Free «Auditing in an Organization» Essay Paper
Table of Contents
- Purposes of Audits
- Ensure that the Business Pursues Its Objectives
- Buy Auditing in an Organization essay paper online
- Preventing Risk
- Fraud Prevention
- Examining Organizational Practices
- Auditors Challenges
- Internal Control
- No Support from the Management
- No Audit Preparation
- Dealing with Difficult Audits
- Higher Priorities
- Related Business essays
Auditing is an on-site verification activity, which includes examination of a process to ensure compliance to necessities. An audit might be performed to a whole organization. However, it can also apply to a particular function, production step, and process (Beasley et al. 2005). Moreover, an audit is a documented, independent, and systematic process, which obtains audit statements, records of fact and other useful information that is verifiable. Therefore, the process evaluates the evidence objectively and aids in fulfillment of such audit criteria as requirements, procedures, and a set of policies. Various audit approaches might be applied to acquire the audit purpose. An audit can be classified as external and internal depending on the interrelationships between participants. External audit is also characterized as second party/third party services, which are executed by an agent outside the organization, whereas an internal audit is known as a first party service, and is performed by the employees of the organization. The current paper will discuss the purpose of an audit and the challenges auditors face.
Purposes of Audits
The company's business objectives can be achieved through maintaining an effective system of audit controls. In addition, it is vital in avoiding misappropriate funds and fraud, obtaining reliable financial reporting of the organization operations. Moreover, auditing minimizes the cost of capital (Gray & Manson 2007). The importance of an audit system to enterprises is discussed below.
Ensure that the Business Pursues Its Objectives
An effective audit system is essential for an organization, since it allows the company to attain and pursue its corporate objectives (Beasley et al. 2005). Departmental procedures require numerous methods of audit control to aid in monitoring and supervision, promote operational productivity, maintain adequate business records, measure ongoing performance, and detect and prevent irregular transactions (Gray & Manson 2007). The auditors assess the internal control design, document the possible material irregularities, provide additional investigations upon the request of management, and recommend improvements.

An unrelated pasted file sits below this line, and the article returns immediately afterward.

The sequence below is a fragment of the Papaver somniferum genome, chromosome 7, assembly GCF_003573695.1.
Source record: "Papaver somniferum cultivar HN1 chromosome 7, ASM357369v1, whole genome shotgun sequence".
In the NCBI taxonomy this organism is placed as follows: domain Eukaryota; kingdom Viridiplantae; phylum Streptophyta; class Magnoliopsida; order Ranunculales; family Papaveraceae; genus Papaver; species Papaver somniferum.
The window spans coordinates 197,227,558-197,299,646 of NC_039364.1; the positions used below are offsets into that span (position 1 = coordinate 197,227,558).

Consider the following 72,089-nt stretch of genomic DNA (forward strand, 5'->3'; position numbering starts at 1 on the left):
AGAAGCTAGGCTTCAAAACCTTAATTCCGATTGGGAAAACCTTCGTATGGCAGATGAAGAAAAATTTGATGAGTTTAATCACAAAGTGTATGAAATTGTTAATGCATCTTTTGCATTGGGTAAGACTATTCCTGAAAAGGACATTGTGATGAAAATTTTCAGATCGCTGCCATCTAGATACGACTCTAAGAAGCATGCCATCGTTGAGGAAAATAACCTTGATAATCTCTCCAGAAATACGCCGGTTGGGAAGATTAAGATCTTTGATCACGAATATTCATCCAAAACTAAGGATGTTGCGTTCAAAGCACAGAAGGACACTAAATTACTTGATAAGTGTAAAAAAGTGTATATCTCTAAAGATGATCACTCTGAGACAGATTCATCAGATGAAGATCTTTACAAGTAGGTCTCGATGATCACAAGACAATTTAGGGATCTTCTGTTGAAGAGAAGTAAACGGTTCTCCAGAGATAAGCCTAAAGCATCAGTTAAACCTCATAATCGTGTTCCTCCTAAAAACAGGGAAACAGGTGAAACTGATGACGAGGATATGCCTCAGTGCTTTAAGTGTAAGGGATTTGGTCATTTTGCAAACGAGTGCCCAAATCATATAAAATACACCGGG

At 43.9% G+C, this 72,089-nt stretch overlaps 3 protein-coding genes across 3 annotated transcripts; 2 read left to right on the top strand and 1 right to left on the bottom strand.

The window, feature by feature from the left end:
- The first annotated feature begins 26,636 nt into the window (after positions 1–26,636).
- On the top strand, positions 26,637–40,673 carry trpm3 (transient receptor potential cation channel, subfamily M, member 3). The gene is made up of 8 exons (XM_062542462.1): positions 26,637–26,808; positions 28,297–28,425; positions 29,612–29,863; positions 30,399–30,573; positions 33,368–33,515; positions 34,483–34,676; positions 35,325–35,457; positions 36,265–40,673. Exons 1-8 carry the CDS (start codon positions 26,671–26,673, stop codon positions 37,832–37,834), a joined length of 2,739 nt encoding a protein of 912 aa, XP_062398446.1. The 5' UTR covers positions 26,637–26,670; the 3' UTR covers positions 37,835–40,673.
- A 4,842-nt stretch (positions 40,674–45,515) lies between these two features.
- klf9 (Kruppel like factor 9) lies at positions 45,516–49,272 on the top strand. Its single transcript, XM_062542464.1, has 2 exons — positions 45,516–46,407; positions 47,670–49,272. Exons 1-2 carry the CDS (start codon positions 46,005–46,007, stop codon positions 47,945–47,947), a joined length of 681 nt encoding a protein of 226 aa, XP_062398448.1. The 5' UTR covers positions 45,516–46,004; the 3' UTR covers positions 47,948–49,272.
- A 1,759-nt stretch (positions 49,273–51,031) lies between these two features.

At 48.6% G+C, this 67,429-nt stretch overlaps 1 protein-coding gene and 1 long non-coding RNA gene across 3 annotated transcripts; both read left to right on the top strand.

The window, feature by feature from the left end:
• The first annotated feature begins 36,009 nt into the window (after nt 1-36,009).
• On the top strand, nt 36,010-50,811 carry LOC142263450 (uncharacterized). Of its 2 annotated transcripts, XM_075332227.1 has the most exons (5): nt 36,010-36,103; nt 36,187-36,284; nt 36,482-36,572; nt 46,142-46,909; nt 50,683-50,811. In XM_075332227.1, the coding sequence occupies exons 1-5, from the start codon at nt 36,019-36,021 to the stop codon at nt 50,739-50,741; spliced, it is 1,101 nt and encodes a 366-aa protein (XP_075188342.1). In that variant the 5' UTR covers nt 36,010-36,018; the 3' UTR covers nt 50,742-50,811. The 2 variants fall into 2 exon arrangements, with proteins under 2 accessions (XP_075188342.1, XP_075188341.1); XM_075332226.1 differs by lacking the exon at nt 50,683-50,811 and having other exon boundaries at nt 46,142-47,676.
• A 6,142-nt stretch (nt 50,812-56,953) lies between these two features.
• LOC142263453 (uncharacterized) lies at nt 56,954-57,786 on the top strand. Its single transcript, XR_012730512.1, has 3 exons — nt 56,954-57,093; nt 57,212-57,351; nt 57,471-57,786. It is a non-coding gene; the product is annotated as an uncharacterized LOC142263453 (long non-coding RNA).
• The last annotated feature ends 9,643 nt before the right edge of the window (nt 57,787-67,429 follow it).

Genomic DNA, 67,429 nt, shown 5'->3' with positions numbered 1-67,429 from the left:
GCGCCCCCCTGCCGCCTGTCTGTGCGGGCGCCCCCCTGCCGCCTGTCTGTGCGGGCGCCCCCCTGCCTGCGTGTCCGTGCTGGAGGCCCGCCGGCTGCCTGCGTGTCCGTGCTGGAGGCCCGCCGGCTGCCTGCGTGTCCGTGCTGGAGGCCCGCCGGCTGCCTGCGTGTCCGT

The cost of capital is important for every organization, irrespective of its size (Beasley et al. 2005). The cost of capital involves the risk accompanied by the investment, thus, a more risky investment will require an investor to have a higher rate of return (Cascarino 2007). Reliable audit systems help minimize various risks in a company. Such risks of suboptimal management occur due to insufficient data on company operation, misappropriation and risk of fraud of assets, and risk of material misstatement in financial reporting (Cascarino 2007).
Audit professionals evaluate information risk in an organization financial report (Beasley et al. 2005). A company is incapable of creating reliable financial reports for external or internal purposes, if it lacks an audit system (Gray & Manson 2007). Moreover, the management cannot determine the manner of allocating resources, as well as know the sectors or product lines that lack profit and the ones that are profitable (Gray & Manson 2007). The company might lack the capability of managing its affairs, which results in the fact that it would not be in a position to determine the status of its resources and liabilities (Beasley et al. 2005). Thus, the enterprise would be declared undependable in the market due to its failure to produce its services and merchandises in a reliable manner (Gray & Manson 2007). An audit system is vital in the prevention of data risk in an enterprise report and records.
Auditing is essential in organizations to aid in preventing fraud (Beasley et al. 2005). Regular scrutiny of operations in an enterprise and maintaining demanding systems of audit controls can detect and prevent numerous kinds of accounting irregularities and fraud (Cascarino 2007). Auditors contribute to the modification and design of audit control methods, which include the prevention of fraud. Moreover, it can be prevented due to company’s reputation. For instance, if an organization is known to have busy and active audit systems, salesperson or employees might be afraid to involve in defrauding the organization (Gray & Manson 2007).